P(m) is the Predecessor function, the inverse of Successor, giving the “previous” number. It will be defined rigorously below.

The changes from A to H consist of:
defining addition in terms of the Peano successor function [H1],
extending the successor function to a binary right-recursive operation (p=0) [H0],
increasing the order of A operations by 1 to introduce Successor at order 0, and
changing the boundary conditions for operations p>3 [H4]

The definiton of A contains a nominal subtraction operator in the expressions (n-1) and (p-1). Subtraction per se is not even defined by the Peano Postulates.

But recognizing that the only use of “subtraction” is to decrement a natural number by one, we can replace the nominal subtraction by the inverse of the successor function. Given S(m) = n = the “next” natural number after m, for all m >= 0, we can define:

  P(n) = m  such that S(m) = n, for all n > 0.
So P(n) gives the “previous” natural number to n.
Since Successor is defined to give a unique value, and given the Peano inductive postulate that guarantees the repeated composition of S generates all natural numbers, a inverse P(n) exists for all n > 0.]

This substitution has been made in the definition of H above.

H(m,n,p) defines a hierarchy of operations:
p=0	S(n)	succession: 	"next" number after n
p=1	m+n	addition:	zero or more successions				
p=2	m*n	multiplication:	zero or more additions
p=3	m^n	exponentiation:	zero or more multiplications	
p=4	m^^n	tetration:	zero or more exponentiations 
p=5 	m^^^n 	pentation:	zero or more tetrations
p>5	etc.

NOTE: in keeping with the convention that ^ is right-associative, all operators have been defined as right associative. Alternative functions could be defined with left-associative operators. Alternative boundary conditions have also been used for p>3.

For p > 3, this defines a sequence “hyper-operations,” for example:

m ^^ n,  called "tower" or tetration, defined by:

m ^^ n =   m ^ (m ^ (m ^... (m ^ 1)...))  for n m's and n ^'s (n>0), 
                                           where  m^0 = 1      (n=0)
m ^^^ n, called pentation, is defined by:

m ^^^ n =   m ^^ (m ^^ (m ^^... (m ^^ 1)...))  for n m's and n ^^'s (n>0), 
                                               where  m^^0 = 1      (n=0)               

And so forth for higher values of p.

Thus, the HyperOperation function is a single function that reduces the basic arithmetic operations (add, multiply, power, etc.) on natural numbers to “counting”, that is, to the Peano Successor operation and it’s inverse; and beside, it defines higher-order operations beyond exponentiation, called Hyperoperations, that can also be reduced to “counting”.

The definition of H(m,n,p) for p=0 merits further comment.

We know from the Peano Postulates that addition can be reduced to successive applications of the “successor” operator, and that, given zero, the successor operator can be used to define all natural numbers, so it should be possible to express m + n in terms of zero and the Peano Successor function.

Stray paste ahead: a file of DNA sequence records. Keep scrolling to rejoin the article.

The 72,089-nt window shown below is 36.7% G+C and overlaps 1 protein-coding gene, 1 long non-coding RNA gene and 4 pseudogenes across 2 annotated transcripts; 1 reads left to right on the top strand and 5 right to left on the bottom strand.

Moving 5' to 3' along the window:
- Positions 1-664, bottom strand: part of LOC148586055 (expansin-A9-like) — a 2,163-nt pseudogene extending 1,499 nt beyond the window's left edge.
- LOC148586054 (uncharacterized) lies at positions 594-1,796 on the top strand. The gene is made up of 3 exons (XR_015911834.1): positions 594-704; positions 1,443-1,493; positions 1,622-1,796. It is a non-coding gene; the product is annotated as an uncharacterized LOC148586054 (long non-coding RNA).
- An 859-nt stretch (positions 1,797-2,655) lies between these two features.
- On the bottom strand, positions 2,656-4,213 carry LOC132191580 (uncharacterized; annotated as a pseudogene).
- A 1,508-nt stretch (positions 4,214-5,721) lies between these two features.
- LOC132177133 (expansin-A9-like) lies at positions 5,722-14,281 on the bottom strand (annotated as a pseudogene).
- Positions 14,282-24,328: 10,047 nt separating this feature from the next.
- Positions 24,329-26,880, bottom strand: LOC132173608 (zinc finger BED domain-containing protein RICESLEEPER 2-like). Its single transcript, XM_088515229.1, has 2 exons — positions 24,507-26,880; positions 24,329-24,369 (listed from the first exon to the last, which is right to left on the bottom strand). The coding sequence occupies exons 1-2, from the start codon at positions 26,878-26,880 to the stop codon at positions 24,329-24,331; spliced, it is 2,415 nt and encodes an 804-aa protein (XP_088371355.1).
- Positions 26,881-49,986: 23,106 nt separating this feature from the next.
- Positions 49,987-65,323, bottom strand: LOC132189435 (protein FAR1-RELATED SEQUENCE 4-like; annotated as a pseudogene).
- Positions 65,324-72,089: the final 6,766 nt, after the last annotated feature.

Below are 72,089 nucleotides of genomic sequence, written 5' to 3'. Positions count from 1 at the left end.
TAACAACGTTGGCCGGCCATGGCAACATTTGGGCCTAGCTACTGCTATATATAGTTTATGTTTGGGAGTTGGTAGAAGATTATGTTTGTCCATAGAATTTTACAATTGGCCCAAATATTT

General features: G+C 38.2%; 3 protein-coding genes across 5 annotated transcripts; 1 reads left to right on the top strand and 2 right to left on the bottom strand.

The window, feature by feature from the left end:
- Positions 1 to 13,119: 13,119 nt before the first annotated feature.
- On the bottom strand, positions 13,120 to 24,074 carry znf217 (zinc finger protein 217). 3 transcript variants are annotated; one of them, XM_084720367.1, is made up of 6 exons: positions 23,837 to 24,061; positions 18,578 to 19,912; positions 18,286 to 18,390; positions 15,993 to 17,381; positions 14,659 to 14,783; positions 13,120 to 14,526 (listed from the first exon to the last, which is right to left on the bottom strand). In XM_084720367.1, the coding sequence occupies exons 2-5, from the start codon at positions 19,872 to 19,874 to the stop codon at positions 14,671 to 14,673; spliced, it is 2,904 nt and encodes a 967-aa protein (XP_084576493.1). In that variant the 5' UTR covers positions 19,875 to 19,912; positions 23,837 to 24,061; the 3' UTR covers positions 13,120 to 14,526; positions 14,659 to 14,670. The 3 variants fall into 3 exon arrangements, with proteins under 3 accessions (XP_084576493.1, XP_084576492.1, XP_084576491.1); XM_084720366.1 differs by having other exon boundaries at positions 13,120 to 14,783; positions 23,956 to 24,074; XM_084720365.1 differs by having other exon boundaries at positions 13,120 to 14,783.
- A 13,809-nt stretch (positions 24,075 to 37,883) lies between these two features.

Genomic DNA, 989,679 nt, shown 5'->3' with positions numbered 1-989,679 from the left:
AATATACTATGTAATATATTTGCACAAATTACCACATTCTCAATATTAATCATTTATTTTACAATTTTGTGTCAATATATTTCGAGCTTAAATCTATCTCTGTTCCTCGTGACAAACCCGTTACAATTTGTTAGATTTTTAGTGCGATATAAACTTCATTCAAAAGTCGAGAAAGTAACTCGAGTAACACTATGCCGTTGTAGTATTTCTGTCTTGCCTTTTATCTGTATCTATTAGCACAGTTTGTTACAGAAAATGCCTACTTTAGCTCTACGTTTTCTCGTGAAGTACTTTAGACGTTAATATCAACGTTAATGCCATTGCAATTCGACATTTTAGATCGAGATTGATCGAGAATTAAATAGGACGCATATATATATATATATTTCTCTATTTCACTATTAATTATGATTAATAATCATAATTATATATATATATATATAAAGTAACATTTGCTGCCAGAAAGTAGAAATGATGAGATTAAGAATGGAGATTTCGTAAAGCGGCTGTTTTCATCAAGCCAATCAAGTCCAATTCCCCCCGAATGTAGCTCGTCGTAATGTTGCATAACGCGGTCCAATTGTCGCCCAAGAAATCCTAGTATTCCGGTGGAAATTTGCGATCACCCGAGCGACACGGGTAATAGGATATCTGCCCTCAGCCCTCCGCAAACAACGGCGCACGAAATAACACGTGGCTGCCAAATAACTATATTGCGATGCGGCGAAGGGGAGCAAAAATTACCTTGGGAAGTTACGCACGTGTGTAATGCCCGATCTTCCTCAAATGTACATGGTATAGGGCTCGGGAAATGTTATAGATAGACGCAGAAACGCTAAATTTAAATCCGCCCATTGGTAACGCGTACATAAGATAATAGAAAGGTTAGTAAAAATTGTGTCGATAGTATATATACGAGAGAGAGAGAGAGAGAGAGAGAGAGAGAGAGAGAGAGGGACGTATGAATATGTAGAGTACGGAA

Consider for example:

Multiplication m * n can be defined recursively in terms of addition as follows:

m * 0 = 0		(n = 0)	[M0]
m * n = m + (m * P(n))	(n > 0) [M1]

so that:

m * n = (m + (m + (m + ... ( m + 0)...)))  for n occurrences of m and +. [M2]

EXAMPLE: m=6 n=3

6*3 = 6+(6*2) = 6+(6+(6*1)) = 6+(6+(6+(6*0))) = 6+(6+(6+0))

Now m + n can be defined in terms of the recurrence:

m + 0 = m                     [S0] 
m + n = S(m) + P(n))	(n>0) [S1]

but [S1] is not in the form of [M1], so it won’t fit into the pattern [A5] of the Ackermann function.

So suppose we define addition with a recursive function in the same form as [M1] using a hypothetical lower-order operator @, as follows:

m + 0 = m,			n = 0		[S0]
m + n = m @ (m + P(n)), 	n > 0		[S1]

m + 3  = (m @ (m + 2))
	= (m @ (m @ (m + 1)))
	= (m @ (m @ (m @ (m + 0))))
	= (m @ (m @ (m @ m)))		[using [S0] m + 0 = m]

Now of course the “lower order” operator with which we wish to define addition is the Peano Successor operator.
But S is a unary operator, and @ is binary.

But suppose we define:

x @ y = S(y)

So @ is a binary extension of the unary function S, using only the right argument y of @ and ignoring the left argument x.

Continuing the example with this definition of @:

	  (m @ (m @ (m @ m)))
	= (m @ (m @ S(m)))			[using m @ m = S(m)] 
	= (m @ S(S(m)))
	= S(S(S(m)))

Now for example, let m = 6

	= S(S(S(6)))
	= S(S(7))
	= S(8)	
	= 9
Thus we have computed:

6 + 3 = 9

So H “adds” 6 + 3 by performing “3 counts” from 6 to reach 9.

Thus this expresses addition (+) as zero or more applications of the Peano successor operator, within the general form of the Ackermann recurrence expression.

In a future post, I will show how this function can be programmed in the recursive function programming language Scheme.


Rubtsov, Constantin A., and Romerio, Giovanni F., (2004) “Ackermann’s Function and the New Arithmetic Operations”,

Wilhelm Ackermann (1928). “Zum Hilbertschen Aufbau der reellen Zahlen”. Mathematische Annalen 99: 118–133. doi:10.1007/BF01459088. proof that Peano addition is associative

About DrTechDaddy

Dr Tech Daddy is a retired computer science professor with additional interests in music, robotics, STEM education, model railroading, mathematical physics, congenital heart disease and heart transplant, and Christian theology.